Dubstep Craze

Posted: December 6, 2011

Behind the new scene of Dubstep

Jeffrey Riley, Talon Staff Writer

The lights pulsate to the sound of the over-powering bass. A distinct wub wub wub sound permeates the venue as the “drop” kicks in. Bodies seem to be teleporting minute distances as the strobe flashes on the tightly-packed crowd, moving as one wave. The emerging scene for young adults today is under the category of dubstep.

Dubstep is a genre, originating in London, that is heavily electronic. The closest relatives of the sound would be a synthetic sound of drum and bass combined with a rave-like beats. The defining characteristic of the genre is the thick bass drops. These “drops” start when the bass line begins and can make or break a song.

“I could feel the bass vibrating my hair during drop,” said senior Riley Engstrom. “That’s when everyone starts to move.”

Still pretty young on the scene, many artists experiment with the sound. They sometimes incorporate the bass drops into a hip-hop track or feature vocalists on a predominantly electronic sound. This experimentation is just another way the scene continues to spread and blur the lines between styles, creating new and unclassifiable tracks.

Dubstep has established itself with a fan base and entertaining shows, but it still only has caught a minority of high school students’ attentions. Those who are knowledgeable of it often seem perplexed, and almost astonished at how another individual could be unaware of the underground scene.

“I find it funny when people ask ‘Is this that band, dubstep?’ or ‘Have you heard that song called dubstep?'” said Walker Larson.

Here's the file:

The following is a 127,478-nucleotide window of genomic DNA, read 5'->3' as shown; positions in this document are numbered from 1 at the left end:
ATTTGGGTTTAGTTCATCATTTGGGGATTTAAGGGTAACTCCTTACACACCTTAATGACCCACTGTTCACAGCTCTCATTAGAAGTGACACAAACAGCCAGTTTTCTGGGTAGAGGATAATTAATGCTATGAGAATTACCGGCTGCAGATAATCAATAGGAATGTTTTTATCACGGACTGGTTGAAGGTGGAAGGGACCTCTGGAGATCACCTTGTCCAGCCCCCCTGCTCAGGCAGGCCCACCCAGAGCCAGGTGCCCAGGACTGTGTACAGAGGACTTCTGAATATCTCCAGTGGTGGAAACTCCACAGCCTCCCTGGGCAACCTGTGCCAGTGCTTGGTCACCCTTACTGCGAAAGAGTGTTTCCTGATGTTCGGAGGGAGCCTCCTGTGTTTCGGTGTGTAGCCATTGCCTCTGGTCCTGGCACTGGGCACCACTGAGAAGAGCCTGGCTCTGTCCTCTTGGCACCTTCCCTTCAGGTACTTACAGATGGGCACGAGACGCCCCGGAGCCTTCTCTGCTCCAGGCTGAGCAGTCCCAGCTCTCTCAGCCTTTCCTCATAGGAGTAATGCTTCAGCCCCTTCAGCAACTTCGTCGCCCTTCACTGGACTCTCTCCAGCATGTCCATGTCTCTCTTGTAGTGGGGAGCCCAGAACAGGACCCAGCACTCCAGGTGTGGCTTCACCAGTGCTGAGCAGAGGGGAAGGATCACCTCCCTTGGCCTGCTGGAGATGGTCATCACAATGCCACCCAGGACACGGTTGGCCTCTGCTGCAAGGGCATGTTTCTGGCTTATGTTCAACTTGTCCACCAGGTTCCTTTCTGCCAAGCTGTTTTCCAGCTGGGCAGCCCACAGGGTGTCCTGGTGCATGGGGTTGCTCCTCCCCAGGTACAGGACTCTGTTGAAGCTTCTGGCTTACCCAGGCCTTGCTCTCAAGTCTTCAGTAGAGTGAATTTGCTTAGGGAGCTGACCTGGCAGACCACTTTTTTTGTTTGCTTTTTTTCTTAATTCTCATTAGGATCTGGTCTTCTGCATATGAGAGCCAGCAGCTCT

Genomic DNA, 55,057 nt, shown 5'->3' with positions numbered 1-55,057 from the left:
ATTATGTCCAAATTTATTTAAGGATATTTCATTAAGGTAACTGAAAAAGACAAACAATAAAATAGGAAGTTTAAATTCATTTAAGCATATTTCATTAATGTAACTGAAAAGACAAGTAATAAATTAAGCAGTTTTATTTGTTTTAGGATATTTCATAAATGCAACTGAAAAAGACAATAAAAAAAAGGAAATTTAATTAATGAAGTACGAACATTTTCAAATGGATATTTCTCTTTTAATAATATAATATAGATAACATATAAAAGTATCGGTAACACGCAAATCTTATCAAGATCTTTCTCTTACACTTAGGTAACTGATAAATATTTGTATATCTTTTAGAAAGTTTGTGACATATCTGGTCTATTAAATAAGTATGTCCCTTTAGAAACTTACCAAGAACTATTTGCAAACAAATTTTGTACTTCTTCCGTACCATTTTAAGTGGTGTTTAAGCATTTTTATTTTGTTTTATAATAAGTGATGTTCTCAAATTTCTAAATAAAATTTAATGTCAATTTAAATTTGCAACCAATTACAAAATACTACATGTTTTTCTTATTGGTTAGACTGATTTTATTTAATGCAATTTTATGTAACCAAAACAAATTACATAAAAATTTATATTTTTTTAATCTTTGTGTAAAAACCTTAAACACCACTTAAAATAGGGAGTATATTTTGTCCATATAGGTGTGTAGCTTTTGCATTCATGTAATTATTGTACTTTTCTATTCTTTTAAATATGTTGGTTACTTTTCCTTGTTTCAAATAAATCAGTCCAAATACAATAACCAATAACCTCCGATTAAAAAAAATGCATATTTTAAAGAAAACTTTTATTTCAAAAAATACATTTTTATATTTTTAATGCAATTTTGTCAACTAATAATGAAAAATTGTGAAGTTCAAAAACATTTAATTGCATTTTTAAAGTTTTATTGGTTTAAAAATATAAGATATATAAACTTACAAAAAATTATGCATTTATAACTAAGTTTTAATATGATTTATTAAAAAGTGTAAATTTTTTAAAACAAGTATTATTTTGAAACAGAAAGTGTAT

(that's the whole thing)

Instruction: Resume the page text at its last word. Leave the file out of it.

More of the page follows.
This genre, just like any other, has its critics.

“Dubstep is a type of music that I love to listen to, but as someone who loves lyrics in songs I need to take a break from it every now and then,” said senior Graham Winchester. “Sometimes I can’t even tell when one song ends and another has already started.”

The atmosphere of the shows is what really draws the fan base. The crowds are unlike any other as paint is splattered, glow sticks are thrown, and the reverberating bass blasts are strong enough to rattle your eardrums. The combination appeals to many students and young adults and is an entertaining, interactive way to spend a Friday night.

Who knows what the sound will become as the dubstep scene evolves and takes shape, but the fact is that it is thriving. From the music itself to the feeling of the bass next to the speakers, dubstep is more of an experience than a genre.

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